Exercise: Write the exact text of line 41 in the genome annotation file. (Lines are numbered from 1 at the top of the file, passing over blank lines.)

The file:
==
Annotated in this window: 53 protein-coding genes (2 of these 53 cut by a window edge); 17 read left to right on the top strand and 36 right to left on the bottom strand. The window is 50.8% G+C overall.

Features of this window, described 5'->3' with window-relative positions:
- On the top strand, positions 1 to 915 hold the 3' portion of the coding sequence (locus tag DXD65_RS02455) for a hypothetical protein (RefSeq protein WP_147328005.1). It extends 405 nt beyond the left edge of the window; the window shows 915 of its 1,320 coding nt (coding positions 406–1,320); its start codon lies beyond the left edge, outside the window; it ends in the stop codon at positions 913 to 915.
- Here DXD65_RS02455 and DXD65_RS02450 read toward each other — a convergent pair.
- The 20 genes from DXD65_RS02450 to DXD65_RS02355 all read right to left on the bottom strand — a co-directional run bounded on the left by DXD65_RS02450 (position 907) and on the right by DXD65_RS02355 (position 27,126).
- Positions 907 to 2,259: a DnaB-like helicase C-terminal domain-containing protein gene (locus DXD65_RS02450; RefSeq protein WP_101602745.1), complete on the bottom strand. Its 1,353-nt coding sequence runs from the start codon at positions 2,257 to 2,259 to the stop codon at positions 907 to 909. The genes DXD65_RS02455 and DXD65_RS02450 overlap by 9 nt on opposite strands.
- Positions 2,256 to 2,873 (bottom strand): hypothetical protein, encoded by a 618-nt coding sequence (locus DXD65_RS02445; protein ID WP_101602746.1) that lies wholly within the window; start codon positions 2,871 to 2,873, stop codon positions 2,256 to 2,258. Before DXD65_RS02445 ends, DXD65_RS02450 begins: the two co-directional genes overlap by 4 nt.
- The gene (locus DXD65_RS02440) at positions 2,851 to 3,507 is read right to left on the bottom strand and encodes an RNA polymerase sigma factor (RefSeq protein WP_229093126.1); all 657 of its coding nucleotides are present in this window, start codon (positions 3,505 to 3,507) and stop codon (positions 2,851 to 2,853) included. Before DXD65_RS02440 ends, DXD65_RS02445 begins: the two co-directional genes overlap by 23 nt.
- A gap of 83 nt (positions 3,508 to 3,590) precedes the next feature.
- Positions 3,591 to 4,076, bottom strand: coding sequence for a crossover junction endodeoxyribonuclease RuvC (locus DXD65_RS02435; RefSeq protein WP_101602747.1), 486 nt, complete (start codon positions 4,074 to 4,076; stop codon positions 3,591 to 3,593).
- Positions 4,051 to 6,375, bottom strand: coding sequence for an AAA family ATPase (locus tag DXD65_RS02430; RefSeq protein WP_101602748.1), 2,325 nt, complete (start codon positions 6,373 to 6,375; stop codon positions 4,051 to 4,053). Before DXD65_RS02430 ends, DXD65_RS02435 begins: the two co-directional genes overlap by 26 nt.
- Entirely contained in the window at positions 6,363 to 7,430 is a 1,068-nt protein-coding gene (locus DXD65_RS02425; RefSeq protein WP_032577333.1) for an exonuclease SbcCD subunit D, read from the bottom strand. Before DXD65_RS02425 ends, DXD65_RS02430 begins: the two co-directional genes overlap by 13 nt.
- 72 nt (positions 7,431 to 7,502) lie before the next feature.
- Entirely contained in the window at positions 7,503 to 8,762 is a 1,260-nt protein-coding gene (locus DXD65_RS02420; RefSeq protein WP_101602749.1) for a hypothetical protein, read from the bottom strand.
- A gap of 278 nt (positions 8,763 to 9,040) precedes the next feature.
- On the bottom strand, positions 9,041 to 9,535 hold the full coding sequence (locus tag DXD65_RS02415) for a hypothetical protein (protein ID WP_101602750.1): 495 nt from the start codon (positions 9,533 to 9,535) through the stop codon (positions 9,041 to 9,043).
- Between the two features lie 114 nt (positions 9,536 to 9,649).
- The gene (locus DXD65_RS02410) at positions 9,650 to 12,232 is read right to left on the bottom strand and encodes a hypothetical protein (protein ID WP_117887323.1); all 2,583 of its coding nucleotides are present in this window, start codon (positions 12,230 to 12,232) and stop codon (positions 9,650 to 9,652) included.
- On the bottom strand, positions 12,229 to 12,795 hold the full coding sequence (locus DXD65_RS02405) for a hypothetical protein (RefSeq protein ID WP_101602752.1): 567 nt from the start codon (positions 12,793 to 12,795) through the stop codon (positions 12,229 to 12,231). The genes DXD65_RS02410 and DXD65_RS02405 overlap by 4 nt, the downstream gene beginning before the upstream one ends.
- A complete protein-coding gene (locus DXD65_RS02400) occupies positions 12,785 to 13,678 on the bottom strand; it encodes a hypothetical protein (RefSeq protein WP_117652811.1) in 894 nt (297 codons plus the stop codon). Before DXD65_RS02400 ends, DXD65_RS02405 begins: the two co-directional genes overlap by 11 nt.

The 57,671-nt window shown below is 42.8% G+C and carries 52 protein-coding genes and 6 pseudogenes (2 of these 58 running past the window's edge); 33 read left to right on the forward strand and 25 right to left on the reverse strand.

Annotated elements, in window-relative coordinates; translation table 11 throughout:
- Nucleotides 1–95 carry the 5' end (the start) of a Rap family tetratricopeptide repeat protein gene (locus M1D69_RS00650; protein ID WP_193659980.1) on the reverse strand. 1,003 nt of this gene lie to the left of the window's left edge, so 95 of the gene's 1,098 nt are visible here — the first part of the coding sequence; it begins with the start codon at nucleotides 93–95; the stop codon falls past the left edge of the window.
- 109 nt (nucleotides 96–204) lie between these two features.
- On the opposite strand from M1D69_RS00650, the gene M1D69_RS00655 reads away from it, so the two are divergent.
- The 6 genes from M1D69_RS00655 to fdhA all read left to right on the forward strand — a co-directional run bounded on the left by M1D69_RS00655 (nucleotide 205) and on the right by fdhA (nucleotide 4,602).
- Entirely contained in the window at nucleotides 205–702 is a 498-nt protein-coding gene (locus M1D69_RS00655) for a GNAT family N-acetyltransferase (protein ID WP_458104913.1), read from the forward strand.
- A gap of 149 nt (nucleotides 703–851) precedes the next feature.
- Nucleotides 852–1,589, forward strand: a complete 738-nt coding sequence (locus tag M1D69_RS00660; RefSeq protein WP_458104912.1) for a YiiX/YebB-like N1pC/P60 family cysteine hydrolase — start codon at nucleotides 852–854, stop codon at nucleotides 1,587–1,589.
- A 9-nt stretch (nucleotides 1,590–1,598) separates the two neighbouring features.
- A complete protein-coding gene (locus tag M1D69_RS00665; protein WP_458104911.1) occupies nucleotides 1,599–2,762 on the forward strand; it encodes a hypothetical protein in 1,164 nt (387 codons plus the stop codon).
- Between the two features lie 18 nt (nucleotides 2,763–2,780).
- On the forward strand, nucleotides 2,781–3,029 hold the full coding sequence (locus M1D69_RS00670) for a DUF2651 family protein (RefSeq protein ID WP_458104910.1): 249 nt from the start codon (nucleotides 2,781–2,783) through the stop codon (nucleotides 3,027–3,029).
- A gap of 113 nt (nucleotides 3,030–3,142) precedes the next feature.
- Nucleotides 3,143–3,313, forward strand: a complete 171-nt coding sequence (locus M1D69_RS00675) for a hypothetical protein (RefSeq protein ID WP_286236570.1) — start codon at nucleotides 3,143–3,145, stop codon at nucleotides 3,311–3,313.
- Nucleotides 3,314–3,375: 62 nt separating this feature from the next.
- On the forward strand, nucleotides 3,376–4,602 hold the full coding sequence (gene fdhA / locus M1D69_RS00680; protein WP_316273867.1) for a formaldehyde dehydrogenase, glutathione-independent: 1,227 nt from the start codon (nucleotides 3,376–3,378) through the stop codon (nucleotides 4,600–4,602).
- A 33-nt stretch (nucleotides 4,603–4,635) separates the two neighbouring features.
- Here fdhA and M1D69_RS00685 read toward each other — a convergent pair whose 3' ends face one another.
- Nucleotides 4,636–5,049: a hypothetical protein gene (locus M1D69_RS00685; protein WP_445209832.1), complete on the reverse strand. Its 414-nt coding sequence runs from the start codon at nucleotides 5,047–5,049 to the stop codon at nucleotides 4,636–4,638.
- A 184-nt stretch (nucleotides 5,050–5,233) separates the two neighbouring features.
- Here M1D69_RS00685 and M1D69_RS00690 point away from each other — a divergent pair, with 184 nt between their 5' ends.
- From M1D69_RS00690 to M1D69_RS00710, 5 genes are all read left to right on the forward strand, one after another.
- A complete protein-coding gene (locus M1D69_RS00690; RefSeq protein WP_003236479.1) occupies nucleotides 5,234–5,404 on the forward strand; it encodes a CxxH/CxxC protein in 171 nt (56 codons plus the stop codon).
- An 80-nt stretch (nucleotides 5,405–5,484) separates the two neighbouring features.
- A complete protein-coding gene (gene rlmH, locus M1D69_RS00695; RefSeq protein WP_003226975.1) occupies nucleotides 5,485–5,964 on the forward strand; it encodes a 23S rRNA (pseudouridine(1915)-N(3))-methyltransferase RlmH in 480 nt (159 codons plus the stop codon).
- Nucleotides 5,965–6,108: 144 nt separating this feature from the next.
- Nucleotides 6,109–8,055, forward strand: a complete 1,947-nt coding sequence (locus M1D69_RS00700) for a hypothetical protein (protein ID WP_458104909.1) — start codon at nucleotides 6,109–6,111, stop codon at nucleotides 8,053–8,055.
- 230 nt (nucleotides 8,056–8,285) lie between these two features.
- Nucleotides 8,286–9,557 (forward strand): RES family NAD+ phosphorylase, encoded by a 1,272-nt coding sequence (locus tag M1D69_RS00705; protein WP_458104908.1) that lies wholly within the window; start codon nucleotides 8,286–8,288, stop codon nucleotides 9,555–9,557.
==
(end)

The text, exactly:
- A 184-nt stretch (nucleotides 5,050–5,233) separates the two neighbouring features.